Each summer, the Site sponsors travel and lectures by scholars studying some aspect of art or history connected to our Site, generally in collaboration with the Harwood Museum of Art in Taos. Past lectures have included The Studios of J.H. Sharp by Peter Hassrick, A Pictograph Is Worth 1000 Words: Reading Native Pictographs by Christina Burke, Visionary Pueblo Potters: Past and Present by Charles King, and Taos Society of Artists: Western Art or American Art? with panelists Mindy Besaw, Michael Grauer and Dean Porter.

Population(s) Served
Adults

When warranted to complement our exhibitions, the Site hosts demonstration series by local artists in conjunction with our monthly public Open House events. Similarly, we host onsite lectures and book signings by authors of publications about our artists and their collections.

Population(s) Served
Adults
Indigenous peoples

Where we work

Goals & Strategy

SOURCE: Self-reported by organization

Learn about the organization's key goals, strategies, capabilities, and progress.

Charting impact

Four powerful questions that require reflection about what really matters - results.

Our mission is to preserve and interpret the Couse-Sharp Historic Site (CSHS), its buildings, grounds and collections, and the archives of the Taos Society of Artists (TSA), through education, collaboration and scholarly engagement. Our vision is to be the center for scholarship of Couse, Sharp and the entire TSA.

The site is on the National Register of Historic Places and is a candidate to become both a National Historic Landmark and a Historic Mechanical Engineering Landmark. CSHS is one of only 36 sites recognized by the Historic Artists’ Homes and Studios program of the National Trust for Historic Preservation, and is one of the best-preserved. The Couse home and studio remain intact from the time the artist was in residence from 1909-1936, complete with furnishings, collections and archive. The two Sharp studios maintain their original architectural character and provide space for exhibitions.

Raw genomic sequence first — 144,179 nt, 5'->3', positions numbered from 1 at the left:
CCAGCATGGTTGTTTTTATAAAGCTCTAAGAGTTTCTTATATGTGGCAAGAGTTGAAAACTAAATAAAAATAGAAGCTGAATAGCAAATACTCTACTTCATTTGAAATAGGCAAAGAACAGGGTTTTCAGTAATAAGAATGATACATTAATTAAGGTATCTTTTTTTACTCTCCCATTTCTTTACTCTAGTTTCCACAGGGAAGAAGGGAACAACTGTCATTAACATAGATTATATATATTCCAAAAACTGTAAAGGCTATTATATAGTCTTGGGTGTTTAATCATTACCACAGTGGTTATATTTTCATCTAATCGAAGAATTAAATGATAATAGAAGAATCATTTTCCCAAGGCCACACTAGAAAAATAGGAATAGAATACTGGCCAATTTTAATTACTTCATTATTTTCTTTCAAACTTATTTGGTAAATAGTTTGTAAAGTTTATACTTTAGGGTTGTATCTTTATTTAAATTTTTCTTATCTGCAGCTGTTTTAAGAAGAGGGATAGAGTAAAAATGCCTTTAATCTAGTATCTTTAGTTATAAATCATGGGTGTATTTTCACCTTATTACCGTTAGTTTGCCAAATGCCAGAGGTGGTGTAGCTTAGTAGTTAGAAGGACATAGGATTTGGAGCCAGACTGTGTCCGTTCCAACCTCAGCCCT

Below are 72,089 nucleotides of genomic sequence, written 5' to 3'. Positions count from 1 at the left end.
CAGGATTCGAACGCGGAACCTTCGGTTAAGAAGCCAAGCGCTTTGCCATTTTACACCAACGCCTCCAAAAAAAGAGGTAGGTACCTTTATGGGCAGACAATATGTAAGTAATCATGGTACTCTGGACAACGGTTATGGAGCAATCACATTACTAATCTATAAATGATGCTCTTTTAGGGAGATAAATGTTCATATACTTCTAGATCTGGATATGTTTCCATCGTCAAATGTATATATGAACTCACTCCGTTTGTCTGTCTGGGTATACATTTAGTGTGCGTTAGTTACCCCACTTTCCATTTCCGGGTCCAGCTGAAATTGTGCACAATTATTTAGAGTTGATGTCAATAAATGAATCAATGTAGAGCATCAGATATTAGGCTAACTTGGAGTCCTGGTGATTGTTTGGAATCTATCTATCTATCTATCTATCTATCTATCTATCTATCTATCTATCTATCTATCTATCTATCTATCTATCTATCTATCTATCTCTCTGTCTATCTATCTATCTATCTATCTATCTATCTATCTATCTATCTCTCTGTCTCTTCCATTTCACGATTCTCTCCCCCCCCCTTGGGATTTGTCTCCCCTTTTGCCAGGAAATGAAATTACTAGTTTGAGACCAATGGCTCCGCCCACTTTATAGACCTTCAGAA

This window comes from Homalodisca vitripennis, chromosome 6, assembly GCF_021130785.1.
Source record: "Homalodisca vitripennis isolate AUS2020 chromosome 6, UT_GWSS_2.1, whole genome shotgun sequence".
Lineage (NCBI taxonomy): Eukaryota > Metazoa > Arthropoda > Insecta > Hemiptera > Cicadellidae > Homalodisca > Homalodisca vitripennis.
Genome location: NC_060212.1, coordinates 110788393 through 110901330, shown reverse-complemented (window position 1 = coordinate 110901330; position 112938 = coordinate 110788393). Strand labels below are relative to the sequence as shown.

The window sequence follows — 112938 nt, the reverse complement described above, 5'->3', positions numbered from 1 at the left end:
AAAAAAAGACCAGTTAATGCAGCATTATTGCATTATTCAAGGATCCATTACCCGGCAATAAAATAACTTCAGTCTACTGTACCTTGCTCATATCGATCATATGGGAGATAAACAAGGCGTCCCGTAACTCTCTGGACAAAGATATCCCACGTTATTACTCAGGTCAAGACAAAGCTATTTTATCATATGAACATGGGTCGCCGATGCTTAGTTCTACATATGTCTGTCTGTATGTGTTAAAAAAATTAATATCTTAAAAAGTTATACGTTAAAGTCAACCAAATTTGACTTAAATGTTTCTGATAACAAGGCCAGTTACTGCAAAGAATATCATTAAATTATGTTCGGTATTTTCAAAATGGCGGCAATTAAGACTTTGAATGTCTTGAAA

In 2018, The Couse Foundation (TCF) acquired the building adjacent to the historic site that incorporates the last remaining remnants of the home of J.H. Sharp. Our team of local architects has developed plans to transform the 5,000-square-foot building into an archive and research facility devoted to all of the artists who were part of the groundbreaking TSA. The facility will be home for a wide range of materials, including historic documents, photographs, scholarly papers focused on the TSA and its individual members, Native art and ethnographic objects collected by several of the artists, a research library, as well as representative artwork. The facility will also include a public reception area, an exhibition gallery, meeting space, curatorial and conservation space, and TCF offices.

The future vision for the property is to continue to serve locals and visitors with tours, exhibitions, and programming, and to become an archive and research center for scholars of art history, local history and culture, and historic preservation. Other planned developments include expansion of educational programs for local schoolchildren, increased collaboration with Taos Pueblo, and establishment of live-work space for student interns, artists in residence, and scholars in residence.

Organization
The Couse Foundation (TCF) will maintain its independence while remaining open to opportunities for collaborations with entities such as museums and academic institutions. As we continue to develop the site and the scope of our offerings, especially with the opening of the Research Center in 2021, the role of the board of directors will move toward oversight while staff will assume responsibility for day-to-day operations and programming. The formation of an Advisory Council will be critical to our long-term sustainability.